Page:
The first influence is the devil, represented by the birds that eat the seed of the path. The devil is real. He and his army of fallen angels hate God and God’s followers. The devil influenced Adam and Eve, successfully tempting them to disobey God’s commandments, thereby breaking off their friendship with God. The devil wants to do the same thing to us. So he is always planting half-truths in our minds, like saying: God won’t mind if you have a little fun; God won’t be able to forgive that sin; you don’t really need the sacraments, you can just go to God directly, all by yourself… and so on. He uses subtle deceptions to uproot our friendship with God.

The second influence is our own tendency to laziness and comfort, what St Paul calls “the flesh.” This is represented by the rocky soil. Many times, God’s will demands self-sacrifice – we have to carry crosses, just as Jesus did, if we want to be faithful to our life’s purpose. Our ingrained love for comfort resists self-sacrifice.

The third influence is the culture around us. This is represented by the thorns. The world promises perfect happiness in money, achievements, popularity, or passing pleasures. That’s a false promise, because God alone satisfies the human heart.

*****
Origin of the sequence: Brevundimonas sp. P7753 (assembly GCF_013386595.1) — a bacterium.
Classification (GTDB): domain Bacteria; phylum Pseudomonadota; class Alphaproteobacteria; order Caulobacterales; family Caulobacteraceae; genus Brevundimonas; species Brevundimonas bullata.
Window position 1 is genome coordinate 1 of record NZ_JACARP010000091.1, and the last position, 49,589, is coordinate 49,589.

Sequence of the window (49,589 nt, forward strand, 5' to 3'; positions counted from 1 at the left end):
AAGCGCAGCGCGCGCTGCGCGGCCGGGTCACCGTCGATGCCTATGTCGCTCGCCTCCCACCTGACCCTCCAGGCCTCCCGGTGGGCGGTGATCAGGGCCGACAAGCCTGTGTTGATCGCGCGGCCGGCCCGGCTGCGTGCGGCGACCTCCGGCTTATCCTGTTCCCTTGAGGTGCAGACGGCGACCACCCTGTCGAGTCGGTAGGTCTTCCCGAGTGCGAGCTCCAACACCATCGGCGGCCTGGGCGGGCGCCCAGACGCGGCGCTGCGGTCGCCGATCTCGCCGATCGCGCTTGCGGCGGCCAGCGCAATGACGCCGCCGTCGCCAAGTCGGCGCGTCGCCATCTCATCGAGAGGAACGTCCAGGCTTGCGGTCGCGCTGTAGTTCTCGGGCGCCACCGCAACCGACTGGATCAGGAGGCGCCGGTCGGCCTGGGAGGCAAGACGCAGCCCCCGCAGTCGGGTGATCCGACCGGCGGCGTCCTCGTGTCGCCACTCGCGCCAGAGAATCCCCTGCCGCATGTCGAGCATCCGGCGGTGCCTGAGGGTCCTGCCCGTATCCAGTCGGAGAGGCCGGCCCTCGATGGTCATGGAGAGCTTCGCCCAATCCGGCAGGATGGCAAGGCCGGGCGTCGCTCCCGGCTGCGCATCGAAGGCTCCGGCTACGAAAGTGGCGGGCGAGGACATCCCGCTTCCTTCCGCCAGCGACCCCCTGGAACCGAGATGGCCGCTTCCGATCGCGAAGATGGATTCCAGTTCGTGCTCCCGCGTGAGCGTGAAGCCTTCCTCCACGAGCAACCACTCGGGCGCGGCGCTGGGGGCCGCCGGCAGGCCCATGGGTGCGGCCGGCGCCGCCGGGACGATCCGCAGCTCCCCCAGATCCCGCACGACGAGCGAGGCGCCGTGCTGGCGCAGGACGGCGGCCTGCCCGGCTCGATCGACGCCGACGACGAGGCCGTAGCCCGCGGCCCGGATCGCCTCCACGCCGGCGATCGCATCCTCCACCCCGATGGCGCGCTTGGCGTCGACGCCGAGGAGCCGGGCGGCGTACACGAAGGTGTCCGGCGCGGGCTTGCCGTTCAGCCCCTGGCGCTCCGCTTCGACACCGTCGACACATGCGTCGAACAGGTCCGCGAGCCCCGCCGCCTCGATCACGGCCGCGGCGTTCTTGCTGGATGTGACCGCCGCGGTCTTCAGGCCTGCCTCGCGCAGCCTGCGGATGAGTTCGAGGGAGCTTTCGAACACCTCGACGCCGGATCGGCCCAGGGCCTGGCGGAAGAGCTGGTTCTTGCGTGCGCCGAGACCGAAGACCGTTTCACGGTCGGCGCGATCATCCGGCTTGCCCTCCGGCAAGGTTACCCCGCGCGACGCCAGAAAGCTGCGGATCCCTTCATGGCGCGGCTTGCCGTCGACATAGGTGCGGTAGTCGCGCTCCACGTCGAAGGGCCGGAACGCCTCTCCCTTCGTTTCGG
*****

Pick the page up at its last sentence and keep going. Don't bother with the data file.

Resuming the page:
When we follow God’s will and stay true to our friendship with Christ even in the face of these contrary influences, then our lives bear the abundant fruit of wisdom, compassion, and lasting happiness. Without the help of God’s grace, our freedom cannot long resist the influence of the devil, the world, and the flesh. And yet, God’s grace doesn’t make us into saints unless we cooperate with it.

There are two ways we can cooperate with God’s grace.

First, we can use well of the gifts God has given us as channels of grace: the sacraments, the Bible, the teachings of the Church, the example and intercession of the saints, and, most importantly of all, the gift of prayer. If we aren’t using these gifts eagerly and intelligently, and constantly learning how to use them better, we are like soldiers letting their weapons get rusty.

Second, we can exercise our freedom, just as we exercise our muscles. This means making conscious choices, motivated by worthy reasons. The husband and father who goes to work every day for years just out of routine, and doesn’t consciously renew each day his commitment to his family and to the common good, the reasons behind his going to work, will eventually face an existential crisis.

The Christian who comes to Mass every Sunday for years just out of routine, comes regularly late, and so doesn’t consciously renew his personal commitment to Jesus Christ each Sunday, which is the reason behind coming to Mass, will eventually drift away from God.

We must know the reasons behind our choices, and we must consciously renew our commitment to those reasons. That’s how we exercise our freedom and defend ourselves against the hidden cancer of routine – the secret ally of the devil, the world, and the flesh.

Today, as Christ renews his commitment to us in this Mass, let’s renew our personal love for him in the depths of our hearts, choosing freely, once again, to be his faithful followers.

Nothing will please him more.